This year's cyclical automotive upturn will likely stick around, supporting the profitability of complementary industries like parts suppliers in the process. Parts makers' earnings are mostly on pace to soar thanks to increased vehicle production and demand, and investors have accordingly boosted these companies' shares. But I believe there is still opportunity to gain from the positive momentum in this industry -- particularly in the case of these five stocks.
BorgWarner (NYSE:BWA) operates through two segments. Its engine unit contributed 68% of June-quarter revenues, with its drivetrain division making up the rest. Its products in both divisions are mostly geared toward boosting engines' fuel efficiency and performance.
The company's management recently upped its 2013 share-net guidance to a range of $5.40 to $5.55, previously $5.15 to $5.45. This compares with last year's $4.97 result. It credits automakers' heightened focus on meeting tighter emissions standards for its better-than-expected performance.
In fact, last quarter represented a return to sales growth for both of BorgWarner's major operating segments. My belief is that the growth trend will persist through at least the next couple of quarters, partly thanks to the annualization of the earlier sale of its spark plug business that had formerly contributed about $80 million a year in sales. It sold that operation to Federal-Mogul during the second quarter of 2012. On that note, the sale already seems to be boosting BorgWarner's operating margin.
BorgWarner shares are a sound investment at their current forward P/E multiple of 15.4. They may entice those looking longer term, given the liquid balance sheet. As its long-term strategy, BorgWarner is focused on "new product development and strategic capital investments to enhance its product leadership strategy." At this time, cash is being used largely for capital spending and share buybacks.
Chassis supplier motoring ahead
TRW Automotive Holdings' (NYSE:TRW) products consist of those related to brakes and steering systems. Additionally, in another division, it makes airbags, seatbelts and steering wheels. The Electronics division produces items related to safety, chassis, radio frequency, powertrain (energy producing) and driver assist functions. Finally, its Automotive Components unit makes body controls and engine valves, along with engineered fasteners and components.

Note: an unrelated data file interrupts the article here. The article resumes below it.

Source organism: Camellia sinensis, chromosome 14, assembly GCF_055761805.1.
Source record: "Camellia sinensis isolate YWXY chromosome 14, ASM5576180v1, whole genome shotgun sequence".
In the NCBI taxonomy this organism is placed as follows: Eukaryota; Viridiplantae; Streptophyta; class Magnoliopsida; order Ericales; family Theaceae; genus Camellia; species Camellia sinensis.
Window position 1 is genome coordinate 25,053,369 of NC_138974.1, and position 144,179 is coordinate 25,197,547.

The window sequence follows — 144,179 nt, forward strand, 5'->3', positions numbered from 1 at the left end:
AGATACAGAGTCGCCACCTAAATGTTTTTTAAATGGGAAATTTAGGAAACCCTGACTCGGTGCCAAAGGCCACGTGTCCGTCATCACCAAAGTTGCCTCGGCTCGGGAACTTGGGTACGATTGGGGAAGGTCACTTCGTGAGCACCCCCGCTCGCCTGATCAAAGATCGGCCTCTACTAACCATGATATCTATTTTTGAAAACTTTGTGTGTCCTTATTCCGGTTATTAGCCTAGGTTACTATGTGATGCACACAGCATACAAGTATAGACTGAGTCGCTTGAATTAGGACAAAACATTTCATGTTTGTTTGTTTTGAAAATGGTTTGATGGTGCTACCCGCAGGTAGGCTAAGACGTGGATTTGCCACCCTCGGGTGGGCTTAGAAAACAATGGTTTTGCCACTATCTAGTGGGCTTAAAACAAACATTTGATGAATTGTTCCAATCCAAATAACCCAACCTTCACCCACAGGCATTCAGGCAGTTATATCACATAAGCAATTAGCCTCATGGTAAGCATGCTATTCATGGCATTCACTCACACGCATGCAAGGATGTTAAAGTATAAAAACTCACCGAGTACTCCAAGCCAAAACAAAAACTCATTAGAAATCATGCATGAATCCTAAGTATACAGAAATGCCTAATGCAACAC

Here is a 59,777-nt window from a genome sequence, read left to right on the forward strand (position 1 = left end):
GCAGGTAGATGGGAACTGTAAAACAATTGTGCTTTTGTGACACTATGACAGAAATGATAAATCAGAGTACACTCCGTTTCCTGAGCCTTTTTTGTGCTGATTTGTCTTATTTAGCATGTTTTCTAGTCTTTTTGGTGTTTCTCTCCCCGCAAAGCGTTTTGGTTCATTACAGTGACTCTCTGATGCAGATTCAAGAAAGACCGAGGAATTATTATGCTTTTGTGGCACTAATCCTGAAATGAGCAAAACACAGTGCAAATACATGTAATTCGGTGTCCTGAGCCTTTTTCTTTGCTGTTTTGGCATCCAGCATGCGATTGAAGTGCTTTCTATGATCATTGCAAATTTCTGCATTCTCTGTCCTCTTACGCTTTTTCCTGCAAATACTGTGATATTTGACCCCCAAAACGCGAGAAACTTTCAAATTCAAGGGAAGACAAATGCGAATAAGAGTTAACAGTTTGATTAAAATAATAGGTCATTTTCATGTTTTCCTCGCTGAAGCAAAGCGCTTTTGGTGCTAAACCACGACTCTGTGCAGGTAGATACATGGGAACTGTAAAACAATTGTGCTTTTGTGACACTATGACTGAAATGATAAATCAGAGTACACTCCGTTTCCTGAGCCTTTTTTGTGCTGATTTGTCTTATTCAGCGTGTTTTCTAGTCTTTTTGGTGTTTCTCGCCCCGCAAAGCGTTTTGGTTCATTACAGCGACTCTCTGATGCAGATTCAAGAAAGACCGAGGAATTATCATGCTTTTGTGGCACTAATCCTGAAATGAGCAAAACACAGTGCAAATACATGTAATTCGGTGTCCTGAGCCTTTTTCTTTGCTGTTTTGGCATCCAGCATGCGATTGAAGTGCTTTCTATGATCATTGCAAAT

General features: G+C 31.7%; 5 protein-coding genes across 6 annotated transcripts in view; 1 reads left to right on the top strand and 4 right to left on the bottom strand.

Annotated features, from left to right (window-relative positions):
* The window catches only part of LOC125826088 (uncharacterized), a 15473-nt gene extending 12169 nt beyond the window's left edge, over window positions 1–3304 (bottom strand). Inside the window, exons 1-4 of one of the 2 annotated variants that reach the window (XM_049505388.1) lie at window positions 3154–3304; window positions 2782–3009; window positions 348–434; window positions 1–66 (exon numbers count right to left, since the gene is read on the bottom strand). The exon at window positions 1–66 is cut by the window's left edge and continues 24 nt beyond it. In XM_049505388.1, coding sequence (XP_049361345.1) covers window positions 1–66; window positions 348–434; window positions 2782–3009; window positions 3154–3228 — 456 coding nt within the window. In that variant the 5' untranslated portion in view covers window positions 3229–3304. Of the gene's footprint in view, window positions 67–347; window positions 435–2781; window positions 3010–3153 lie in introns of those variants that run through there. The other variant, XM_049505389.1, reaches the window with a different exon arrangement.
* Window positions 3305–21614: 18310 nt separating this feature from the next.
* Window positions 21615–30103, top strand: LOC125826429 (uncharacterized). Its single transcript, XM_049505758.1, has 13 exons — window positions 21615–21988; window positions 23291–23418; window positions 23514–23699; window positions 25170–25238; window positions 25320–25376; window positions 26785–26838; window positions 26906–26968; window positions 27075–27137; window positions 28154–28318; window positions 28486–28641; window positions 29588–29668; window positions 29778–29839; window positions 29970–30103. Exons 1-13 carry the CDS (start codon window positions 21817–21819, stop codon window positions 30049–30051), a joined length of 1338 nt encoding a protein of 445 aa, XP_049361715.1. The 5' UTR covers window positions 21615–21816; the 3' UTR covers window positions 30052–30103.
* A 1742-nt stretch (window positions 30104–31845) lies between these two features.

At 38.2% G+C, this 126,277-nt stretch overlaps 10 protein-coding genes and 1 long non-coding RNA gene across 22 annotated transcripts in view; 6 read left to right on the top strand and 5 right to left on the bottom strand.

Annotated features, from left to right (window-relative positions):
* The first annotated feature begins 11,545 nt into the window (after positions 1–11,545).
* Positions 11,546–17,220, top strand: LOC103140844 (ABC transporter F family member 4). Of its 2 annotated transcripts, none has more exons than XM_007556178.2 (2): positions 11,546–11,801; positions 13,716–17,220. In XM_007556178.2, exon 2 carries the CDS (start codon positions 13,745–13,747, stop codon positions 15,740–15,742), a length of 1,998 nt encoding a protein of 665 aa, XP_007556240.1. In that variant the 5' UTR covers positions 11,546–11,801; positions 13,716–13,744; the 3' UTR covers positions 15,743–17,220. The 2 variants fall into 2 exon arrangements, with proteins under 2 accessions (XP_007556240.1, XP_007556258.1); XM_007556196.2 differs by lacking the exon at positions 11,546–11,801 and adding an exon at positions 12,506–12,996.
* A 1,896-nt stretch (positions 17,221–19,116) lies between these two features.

TRW achieved a 16% share-earnings jump, on 6% revenue growth, in the recent June quarter. In addition to higher vehicle production, greater demand for safety products ignited sales growth.
The company stands out for its better-than-industry-average historical EPS growth (see ratios). It is also notable for its low long-term debt-to-equity ratio of 0.36 compared with the industry average of 0.72. TRW will likely continue to repurchase shares, supporting share net gains, given that it entered into an accelerated share repurchase agreement in May 2013, as stated in the latest 10-Q filing It is also spending to expand manufacturing capacity, particularly in Asia.
In all, TRW shares are an above-average selection for long-term price gains.
Rapid Sales Growth
Lear (NYSE:LEA) is notable for its sales comparisons, as that measure climbed at a 12% clip in the quarter. Although costs related to transitions to new Seating programs restrained earnings in that period, earnings are likely to be back on track within the next several quarters.
To illustrate the importance of this Seating program, here's a breakdown of the company's segments:
1. Seating contributed 75% of total June-quarter revenues. The company produces complete automotive seating assemblies.